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  • September 03, 2021 1:29 PM | Tammy Mortier (Administrator)

    Click Here for the link to download the mandate from DOH.

    Interim NYSDOH Guidance For Classroom Instruction In P-12 Schools During The 2021-2022 Academic Year | September 2, 2021 

  • September 03, 2021 7:41 AM | Tammy Mortier (Administrator)

    Rockland/Westchester Journal News
    Written By: Gary Stern

    A worsening shortage of school bus drivers across the state and the country is hitting home in the Hudson Valley, including in Yonkers, where close to 500 new students may not be able to get a bus when the city's schools open next Thursday.

    New York's fourth largest school system transports about 11,300 students on 464 buses and vans. But private busing companies contracted by the district no longer have enough drivers to keep up with Yonkers' growing student enrollment.

    So parents and guardians may have to find other ways to get their kids to school.

    "We're working hard to resolve this, but we're at the mercy of the companies we contract with and they don't have enough drivers," Yonkers Superintendent Edwin Quezada said Thursday. "It's a nationwide problem."

    The district and its bus companies got a slight reprieve when the opening of school was delayed Thursday until Sept. 9 because of flooding.

    Across New York, many districts now have 15-20% fewer drivers than they need, said David Christopher, executive director of the New York State Association of Pupil Transportation.

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    "Almost every school I talk to has routes open for the start of school," he said. "It could be one or two, or 10 or 15, depending on the size of the school district. And everyone needs substitutes because people call in sick."

    COVID worsens shortage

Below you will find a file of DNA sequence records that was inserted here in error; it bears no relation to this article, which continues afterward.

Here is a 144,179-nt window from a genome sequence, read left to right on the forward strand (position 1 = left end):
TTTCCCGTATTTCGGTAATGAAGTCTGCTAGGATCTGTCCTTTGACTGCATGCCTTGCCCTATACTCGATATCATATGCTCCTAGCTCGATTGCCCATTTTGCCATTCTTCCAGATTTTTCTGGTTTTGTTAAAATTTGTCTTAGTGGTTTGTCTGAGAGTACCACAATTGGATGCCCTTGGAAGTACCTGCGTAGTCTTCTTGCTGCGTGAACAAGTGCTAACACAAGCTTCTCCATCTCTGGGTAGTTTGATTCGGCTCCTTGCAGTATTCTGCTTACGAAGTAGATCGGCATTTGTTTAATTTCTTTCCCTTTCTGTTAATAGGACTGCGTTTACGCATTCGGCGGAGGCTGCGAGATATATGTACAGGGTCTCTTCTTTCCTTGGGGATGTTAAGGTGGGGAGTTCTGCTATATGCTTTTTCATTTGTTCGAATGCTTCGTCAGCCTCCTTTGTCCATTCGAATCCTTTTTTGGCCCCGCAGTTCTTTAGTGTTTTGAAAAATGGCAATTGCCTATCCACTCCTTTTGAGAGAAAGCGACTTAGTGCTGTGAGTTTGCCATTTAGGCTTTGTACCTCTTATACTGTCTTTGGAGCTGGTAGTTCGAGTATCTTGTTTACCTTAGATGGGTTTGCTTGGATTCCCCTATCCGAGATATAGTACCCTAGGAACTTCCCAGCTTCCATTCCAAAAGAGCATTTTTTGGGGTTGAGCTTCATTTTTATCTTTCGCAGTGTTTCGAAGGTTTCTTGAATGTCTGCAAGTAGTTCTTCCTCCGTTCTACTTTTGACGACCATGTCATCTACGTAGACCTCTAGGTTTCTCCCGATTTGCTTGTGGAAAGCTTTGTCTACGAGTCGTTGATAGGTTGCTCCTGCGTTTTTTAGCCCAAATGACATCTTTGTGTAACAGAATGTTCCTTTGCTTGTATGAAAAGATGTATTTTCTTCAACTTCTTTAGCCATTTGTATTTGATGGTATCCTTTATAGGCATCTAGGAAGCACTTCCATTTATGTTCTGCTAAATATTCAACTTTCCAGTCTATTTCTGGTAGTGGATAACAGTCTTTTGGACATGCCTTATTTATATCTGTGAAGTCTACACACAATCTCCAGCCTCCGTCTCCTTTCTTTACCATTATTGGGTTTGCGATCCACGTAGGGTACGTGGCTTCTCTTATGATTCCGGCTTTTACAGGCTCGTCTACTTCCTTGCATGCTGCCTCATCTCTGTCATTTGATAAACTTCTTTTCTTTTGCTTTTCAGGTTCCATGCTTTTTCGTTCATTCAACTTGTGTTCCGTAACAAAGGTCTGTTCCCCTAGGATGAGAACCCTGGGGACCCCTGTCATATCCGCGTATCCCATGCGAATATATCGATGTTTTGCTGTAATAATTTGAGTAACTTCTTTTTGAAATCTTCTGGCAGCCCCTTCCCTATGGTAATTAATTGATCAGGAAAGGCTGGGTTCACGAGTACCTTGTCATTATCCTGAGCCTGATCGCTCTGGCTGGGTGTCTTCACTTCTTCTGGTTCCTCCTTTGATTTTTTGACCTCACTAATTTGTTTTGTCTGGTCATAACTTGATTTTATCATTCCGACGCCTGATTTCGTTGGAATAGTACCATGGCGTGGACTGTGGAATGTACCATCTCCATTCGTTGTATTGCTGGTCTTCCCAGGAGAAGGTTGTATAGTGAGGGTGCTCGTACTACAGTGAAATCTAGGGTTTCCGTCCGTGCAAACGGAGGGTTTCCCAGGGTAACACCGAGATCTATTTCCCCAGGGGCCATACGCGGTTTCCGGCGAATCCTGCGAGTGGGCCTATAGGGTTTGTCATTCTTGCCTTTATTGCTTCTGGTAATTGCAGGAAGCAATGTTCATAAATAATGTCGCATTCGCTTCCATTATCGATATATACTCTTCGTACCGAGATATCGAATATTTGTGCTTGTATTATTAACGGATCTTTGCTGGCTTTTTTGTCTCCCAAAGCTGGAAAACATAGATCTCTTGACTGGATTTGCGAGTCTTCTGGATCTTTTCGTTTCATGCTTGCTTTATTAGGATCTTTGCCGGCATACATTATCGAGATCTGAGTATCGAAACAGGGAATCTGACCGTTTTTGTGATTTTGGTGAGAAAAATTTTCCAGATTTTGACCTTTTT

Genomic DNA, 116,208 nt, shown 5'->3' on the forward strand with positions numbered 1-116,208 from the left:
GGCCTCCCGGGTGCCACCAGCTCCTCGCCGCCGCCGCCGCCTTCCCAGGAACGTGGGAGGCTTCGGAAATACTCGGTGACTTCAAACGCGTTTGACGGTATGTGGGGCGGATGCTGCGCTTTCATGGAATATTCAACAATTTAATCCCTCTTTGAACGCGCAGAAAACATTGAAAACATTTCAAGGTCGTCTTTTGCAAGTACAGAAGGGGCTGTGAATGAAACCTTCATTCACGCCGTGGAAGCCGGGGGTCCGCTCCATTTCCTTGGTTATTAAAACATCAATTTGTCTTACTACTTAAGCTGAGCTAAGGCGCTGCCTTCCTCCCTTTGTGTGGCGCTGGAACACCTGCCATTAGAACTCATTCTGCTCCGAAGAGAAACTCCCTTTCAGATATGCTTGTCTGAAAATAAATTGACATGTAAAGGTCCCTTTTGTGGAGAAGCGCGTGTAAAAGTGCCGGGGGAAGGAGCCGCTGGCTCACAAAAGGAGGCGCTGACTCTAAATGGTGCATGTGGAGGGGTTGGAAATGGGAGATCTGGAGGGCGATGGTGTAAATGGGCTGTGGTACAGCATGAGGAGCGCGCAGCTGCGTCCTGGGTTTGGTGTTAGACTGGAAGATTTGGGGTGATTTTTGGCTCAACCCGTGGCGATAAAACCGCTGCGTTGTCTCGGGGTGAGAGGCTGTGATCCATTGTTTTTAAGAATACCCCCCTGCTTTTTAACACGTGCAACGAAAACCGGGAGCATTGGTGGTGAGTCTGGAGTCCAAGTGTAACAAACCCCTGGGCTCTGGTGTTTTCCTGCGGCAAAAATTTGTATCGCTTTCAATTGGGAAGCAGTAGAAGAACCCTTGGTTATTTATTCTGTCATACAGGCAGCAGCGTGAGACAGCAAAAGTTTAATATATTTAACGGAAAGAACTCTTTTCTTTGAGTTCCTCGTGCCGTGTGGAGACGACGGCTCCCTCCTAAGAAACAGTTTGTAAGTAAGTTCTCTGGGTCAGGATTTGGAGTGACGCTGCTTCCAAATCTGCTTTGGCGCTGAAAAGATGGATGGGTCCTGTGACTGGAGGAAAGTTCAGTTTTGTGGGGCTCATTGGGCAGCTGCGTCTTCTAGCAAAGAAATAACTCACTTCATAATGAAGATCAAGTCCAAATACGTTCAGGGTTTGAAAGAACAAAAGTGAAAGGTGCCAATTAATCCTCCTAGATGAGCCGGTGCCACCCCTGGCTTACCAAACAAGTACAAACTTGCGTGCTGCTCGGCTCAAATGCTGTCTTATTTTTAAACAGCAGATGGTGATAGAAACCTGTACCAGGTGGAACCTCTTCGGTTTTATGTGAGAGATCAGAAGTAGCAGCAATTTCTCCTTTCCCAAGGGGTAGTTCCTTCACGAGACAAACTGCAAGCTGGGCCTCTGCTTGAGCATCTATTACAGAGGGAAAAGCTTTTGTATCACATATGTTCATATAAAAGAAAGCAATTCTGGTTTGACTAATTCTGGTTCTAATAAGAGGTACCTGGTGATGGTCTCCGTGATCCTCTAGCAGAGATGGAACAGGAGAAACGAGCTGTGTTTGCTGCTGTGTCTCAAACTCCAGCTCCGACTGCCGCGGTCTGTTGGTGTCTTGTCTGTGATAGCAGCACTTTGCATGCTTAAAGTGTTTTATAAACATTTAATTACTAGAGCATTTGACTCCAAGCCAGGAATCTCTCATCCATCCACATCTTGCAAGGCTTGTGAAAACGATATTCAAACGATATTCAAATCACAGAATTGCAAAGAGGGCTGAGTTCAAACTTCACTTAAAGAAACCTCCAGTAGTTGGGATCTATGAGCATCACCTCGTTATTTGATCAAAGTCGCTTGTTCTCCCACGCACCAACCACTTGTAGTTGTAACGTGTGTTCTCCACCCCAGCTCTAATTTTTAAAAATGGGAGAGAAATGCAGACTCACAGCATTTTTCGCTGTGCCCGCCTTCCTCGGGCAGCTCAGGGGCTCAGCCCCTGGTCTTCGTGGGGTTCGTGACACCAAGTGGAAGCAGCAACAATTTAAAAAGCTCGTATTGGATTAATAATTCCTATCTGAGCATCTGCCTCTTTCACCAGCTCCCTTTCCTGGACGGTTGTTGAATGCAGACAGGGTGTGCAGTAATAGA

A shortage of drivers had been developing for years when the COVID pandemic quickly exacerbated the problem for schools. Drivers are traditionally older, often retired, and many left their jobs to lower the risk of getting sick.

    "Our demographic is high risk — older and often with health concerns," said Tammy Mortier, executive director of the New York School Bus Contractors Association. "A lot of drivers didn't want to be around children and put themselves at risk."

    About one third of New York's nearly 700 school districts have their own fleets of buses and hire their own drivers, while two thirds of districts contract with private busing companies.

    Enhanced unemployment benefits have also enticed many drivers to stay home, Christopher and Mortier agreed. They believe the expiration of enhanced benefits on Sept. 6 could draw more people to driving jobs.

    But another challenge is that it can take up to 12 weeks in New York for a prospective driver to get the required training and certification to drive a school bus.

    Most drivers in New York are part-time and wages vary. Upstate drivers make $13-15 an hour, while downstate drivers can make twice as much, Christopher said.

    The Wappingers school district consolidated bus routes for the new school year, eliminating the need for 15 drivers, because of the ongoing driver shortage. The district has its own fleet of buses, but began contracting last year with a private bus company to take over 35 routes because the district was short of drivers.

    "It's one of the most important things we do: make sure our students have a safe ride to and from school," Wappingers Superintendent Dwight Bonk said.

    Wappingers should be able to bus all eligible students for the start of the school year, But the district is still displaying "Now Hiring" banners on buses at three schools that advertise the need for drivers and monitors.

    Chestnut Ridge Transportation, a Spring Valley-based company that provides busing to the East Ramapo, Suffern and Pearl River districts, still doesn't have quite enough drivers for the start of the school year, Vice President Tim Flood said.

    "We're short a few routes, but fortunately two districts haven't started yet so we have a little time to get people in the seats," he said.

    Flood said the company has about 350 drivers but would prefer to have over 400. So dispatchers and other office workers may have to drive when schools open.